HOUSE OF MYSTERY

Finally, some data on which Netflix shows are most popular

Obsession
Glass
Obsession
Glass

Some more light is being shed on Netflix’s notoriously mysterious viewership numbers. According to Variety, San Diego-based Luth Research has discerned the percentage of Netflix subscribers that watch its original shows like House of Cards and Daredevil (unfortunately, there is no data yet for Orange is the New Black).

Last year, Netflix started anonymizing its file names in order to prevent the broadband monitoring company Procera Networks from estimating viewership levels for specific shows. Luth Research, for now, at least, appears to have succeeded in bypassing that obstacle.

That might be one reason why Netflix recently announced that it will soon encrypt its video streams. In addition to protecting its users’ privacy, it could potentially block Luth from extracting data from Netflix’s subscribers. That said, according to Variety, Luth’s “ZQ Intelligence” tool is “capable of extracting encrypted data within Netflix’s apps.”

Luth’s data is based on an analysis of 2,500 Netflix subscribers watching on computers or mobile devices (according to Variety, this doesn’t include people watching on TV sets, which could alter the findings somewhat).

According to Luth, approximately 10.7% of Netflix subscribers watched at least one episode of Daredevil during the first 11 days after its release on April 10. That translates to roughly 4.4 million of the company’s 41 million US subscribers.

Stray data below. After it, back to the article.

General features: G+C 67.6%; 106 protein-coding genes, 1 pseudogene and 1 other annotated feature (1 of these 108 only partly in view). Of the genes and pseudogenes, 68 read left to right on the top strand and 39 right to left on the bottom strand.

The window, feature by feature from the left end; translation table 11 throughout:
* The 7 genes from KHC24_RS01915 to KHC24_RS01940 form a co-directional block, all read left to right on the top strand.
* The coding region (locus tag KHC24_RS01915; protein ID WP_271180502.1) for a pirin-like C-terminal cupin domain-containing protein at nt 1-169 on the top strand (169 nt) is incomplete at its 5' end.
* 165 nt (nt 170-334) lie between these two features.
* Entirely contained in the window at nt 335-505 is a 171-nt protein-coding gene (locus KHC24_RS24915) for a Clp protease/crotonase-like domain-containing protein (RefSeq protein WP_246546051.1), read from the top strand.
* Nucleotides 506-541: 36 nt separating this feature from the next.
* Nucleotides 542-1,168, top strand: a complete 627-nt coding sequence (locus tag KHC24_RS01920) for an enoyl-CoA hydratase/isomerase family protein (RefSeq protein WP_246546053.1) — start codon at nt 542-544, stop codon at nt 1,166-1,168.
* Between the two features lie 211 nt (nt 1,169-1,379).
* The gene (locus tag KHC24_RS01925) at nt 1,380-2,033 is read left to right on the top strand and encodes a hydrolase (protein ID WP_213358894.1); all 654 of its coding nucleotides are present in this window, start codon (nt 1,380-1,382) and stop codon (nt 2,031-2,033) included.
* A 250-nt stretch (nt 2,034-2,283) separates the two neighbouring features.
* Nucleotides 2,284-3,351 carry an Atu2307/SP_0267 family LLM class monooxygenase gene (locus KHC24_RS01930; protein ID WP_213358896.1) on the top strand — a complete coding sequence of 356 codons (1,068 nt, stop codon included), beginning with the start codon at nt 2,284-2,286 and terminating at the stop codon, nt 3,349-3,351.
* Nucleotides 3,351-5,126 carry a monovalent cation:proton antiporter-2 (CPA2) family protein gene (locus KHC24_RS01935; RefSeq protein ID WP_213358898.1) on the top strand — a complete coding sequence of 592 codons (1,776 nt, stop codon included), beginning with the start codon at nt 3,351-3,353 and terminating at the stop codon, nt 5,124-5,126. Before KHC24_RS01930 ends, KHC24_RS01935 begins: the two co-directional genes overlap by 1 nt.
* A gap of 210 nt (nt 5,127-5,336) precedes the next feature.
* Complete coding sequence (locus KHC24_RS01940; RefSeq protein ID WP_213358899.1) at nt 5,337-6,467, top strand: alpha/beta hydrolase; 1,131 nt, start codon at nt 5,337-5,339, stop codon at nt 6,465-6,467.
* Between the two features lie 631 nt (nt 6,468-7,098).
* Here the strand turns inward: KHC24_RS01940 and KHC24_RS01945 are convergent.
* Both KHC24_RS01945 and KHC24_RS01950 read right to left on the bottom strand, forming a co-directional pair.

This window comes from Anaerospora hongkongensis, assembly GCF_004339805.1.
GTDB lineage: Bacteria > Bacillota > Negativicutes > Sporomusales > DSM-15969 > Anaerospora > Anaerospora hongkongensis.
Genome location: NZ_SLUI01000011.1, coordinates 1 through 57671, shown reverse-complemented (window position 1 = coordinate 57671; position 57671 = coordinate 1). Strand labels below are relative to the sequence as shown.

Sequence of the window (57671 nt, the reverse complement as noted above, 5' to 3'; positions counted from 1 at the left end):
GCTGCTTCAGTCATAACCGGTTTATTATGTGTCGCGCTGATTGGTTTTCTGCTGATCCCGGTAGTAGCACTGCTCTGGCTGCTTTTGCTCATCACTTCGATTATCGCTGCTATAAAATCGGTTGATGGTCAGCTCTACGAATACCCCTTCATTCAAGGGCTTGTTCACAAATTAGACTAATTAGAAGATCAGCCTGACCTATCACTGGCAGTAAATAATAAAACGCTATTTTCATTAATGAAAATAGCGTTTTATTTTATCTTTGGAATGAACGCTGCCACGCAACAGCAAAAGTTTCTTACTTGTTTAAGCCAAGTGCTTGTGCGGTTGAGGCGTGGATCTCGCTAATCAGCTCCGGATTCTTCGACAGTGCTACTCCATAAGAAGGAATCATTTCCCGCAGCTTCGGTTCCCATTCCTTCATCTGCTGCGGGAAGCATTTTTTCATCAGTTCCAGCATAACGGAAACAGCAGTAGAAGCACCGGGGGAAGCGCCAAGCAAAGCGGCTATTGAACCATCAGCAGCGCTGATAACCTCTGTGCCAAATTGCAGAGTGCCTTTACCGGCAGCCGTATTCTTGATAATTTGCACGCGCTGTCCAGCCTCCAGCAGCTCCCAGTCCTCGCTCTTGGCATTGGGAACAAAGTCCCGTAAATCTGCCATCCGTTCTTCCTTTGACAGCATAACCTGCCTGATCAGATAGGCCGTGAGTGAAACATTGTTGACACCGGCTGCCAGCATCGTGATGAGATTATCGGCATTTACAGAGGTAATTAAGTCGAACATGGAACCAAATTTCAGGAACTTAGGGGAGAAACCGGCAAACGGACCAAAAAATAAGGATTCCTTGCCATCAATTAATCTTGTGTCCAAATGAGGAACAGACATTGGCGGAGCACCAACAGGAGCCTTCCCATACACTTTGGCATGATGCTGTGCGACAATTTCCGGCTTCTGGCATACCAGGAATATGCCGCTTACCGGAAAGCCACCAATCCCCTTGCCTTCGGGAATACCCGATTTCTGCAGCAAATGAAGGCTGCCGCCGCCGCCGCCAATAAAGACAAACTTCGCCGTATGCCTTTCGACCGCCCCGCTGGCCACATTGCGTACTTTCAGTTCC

House of Cards reeled in 6.5% of subscribers in the first 30 days of its third season, while Unbreakable Kimmy Schmidt garnered 7.3% over the same period for its inaugural season.

House of Cards
(Netflix)

Ratings are everything in network television (they also matter for cable shows, but not as substantially). But Netflix, a streaming video service that is not beholden to advertisers, doesn’t particularly care about viewership levels. Its original shows are a form of marketing for the service in general, and while the company cares about how the shows are received by critics and the public at-large, the exact number of people watching is not as important.

In fact, it seems as though only a small percentage of Netflix’s overall subscribers actually watch its original shows.

By Luth’s account, the new Netflix show Bloodline reeled in only 2.4% of the company’s subscribers in the show’s first month—roughly 980,000 people. A direct comparison to weekly Nielsen TV ratings is impossible, but that’s quite a small number, and if Bloodline were to air on, say, NBC, it could easily have been canceled.

But less than two weeks after it debuted online, Netflix renewed Bloodline for a second season, largely because it was praised by most critics and is helping to raise the stature of the Netflix brand.

Even if Luth’s research methods are sound, it’s difficult to assess how Netflix is doing relative to its other TV rivals like HBO, or its streaming competitors like Amazon, Hulu, and HBO Now. The ultimate goal for streaming services is for their original content to usher in new subscribers. In that respect, Netflix seems to be doing quite well, viewership levels notwithstanding.

Quartz has reached out to Netflix for comment and we’ll update this story if the company responds.

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